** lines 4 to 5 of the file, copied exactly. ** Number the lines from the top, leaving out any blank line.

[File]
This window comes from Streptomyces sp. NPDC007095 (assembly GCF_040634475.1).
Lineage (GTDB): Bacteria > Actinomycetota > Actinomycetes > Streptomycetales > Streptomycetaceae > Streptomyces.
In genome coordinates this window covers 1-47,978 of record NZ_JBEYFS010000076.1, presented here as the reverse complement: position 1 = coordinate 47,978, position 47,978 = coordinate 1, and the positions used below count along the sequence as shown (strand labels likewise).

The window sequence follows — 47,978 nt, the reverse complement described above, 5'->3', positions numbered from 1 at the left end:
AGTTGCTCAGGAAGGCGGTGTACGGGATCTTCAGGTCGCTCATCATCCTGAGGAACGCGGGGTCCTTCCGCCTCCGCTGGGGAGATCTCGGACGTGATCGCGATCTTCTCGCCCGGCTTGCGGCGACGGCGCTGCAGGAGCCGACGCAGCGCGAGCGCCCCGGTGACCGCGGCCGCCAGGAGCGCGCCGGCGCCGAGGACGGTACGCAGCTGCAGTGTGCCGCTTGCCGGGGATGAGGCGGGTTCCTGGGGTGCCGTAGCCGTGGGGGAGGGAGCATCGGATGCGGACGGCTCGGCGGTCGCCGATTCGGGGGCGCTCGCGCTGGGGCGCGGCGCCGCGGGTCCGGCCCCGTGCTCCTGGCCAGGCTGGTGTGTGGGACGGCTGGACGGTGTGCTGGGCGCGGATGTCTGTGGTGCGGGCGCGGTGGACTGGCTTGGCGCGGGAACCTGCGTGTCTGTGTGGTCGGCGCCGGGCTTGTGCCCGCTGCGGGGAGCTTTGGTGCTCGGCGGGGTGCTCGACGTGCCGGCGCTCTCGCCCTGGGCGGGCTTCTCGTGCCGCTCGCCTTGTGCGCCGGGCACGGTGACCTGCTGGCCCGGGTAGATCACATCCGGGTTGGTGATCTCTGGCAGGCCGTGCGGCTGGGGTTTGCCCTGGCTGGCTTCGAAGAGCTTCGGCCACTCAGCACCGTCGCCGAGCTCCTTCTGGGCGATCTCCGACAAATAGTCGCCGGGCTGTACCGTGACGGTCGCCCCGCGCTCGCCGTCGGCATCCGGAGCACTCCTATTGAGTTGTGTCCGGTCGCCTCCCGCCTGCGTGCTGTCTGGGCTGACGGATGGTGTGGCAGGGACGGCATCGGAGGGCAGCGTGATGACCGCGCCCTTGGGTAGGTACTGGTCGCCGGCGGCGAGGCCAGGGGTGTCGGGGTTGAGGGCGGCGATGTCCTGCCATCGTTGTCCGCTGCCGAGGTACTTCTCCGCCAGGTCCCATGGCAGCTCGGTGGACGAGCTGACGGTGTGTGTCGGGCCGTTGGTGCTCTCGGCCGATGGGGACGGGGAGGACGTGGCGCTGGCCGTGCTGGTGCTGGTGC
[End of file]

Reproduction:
The window sequence follows — 47,978 nt, the reverse complement described above, 5'->3', positions numbered from 1 at the left end:
AGTTGCTCAGGAAGGCGGTGTACGGGATCTTCAGGTCGCTCATCATCCTGAGGAACGCGGGGTCCTTCCGCCTCCGCTGGGGAGATCTCGGACGTGATCGCGATCTTCTCGCCCGGCTTGCGGCGACGGCGCTGCAGGAGCCGACGCAGCGCGAGCGCCCCGGTGACCGCGGCCGCCAGGAGCGCGCCGGCGCCGAGGACGGTACGCAGCTGCAGTGTGCCGCTTGCCGGGGATGAGGCGGGTTCCTGGGGTGCCGTAGCCGTGGGGGAGGGAGCATCGGATGCGGACGGCTCGGCGGTCGCCGATTCGGGGGCGCTCGCGCTGGGGCGCGGCGCCGCGGGTCCGGCCCCGTGCTCCTGGCCAGGCTGGTGTGTGGGACGGCTGGACGGTGTGCTGGGCGCGGATGTCTGTGGTGCGGGCGCGGTGGACTGGCTTGGCGCGGGAACCTGCGTGTCTGTGTGGTCGGCGCCGGGCTTGTGCCCGCTGCGGGGAGCTTTGGTGCTCGGCGGGGTGCTCGACGTGCCGGCGCTCTCGCCCTGGGCGGGCTTCTCGTGCCGCTCGCCTTGTGCGCCGGGCACGGTGACCTGCTGGCCCGGGTAGATCACATCCGGGTTGGTGATCTCTGGCAGGCCGTGCGGCTGGGGTTTGCCCTGGCTGGCTTCGAAGAGCTTCGGCCACTCAGCACCGTCGCCGAGCTCCTTCTGGGCGATCTCCGACAAATAGTCGCCGGGCTGTACCGTGACGGTCGCCCCGCGCTCGCCGTCGGCATCCGGAGCACTCCTATTGAGTTGTGTCCGGTCGCCTCCCGCCTGCGTGCTGTCTGGGCTGACGGATGGTGTGGCAGGGACGGCATCGGAGGGCAGCGTGATGACCGCGCCCTTGGGTAGGTACTGGTCGCCGGCGGCGAGGCCAGGGGTGTCGGGGTTGAGGGCGGCGATGTCCTGCCATCGTTGTCCGCTGCCGAGGTACTTCTCCGCCAGGTCCCATGGCAGCTCGGTGGACGAGCTGACGGTGTGTGTCGGGCCGTTGGTGCTCTCGGCCGATGGGGACGGGGAGGACGTGGCGCTGGCCGTGCTGGTGCTGGTGC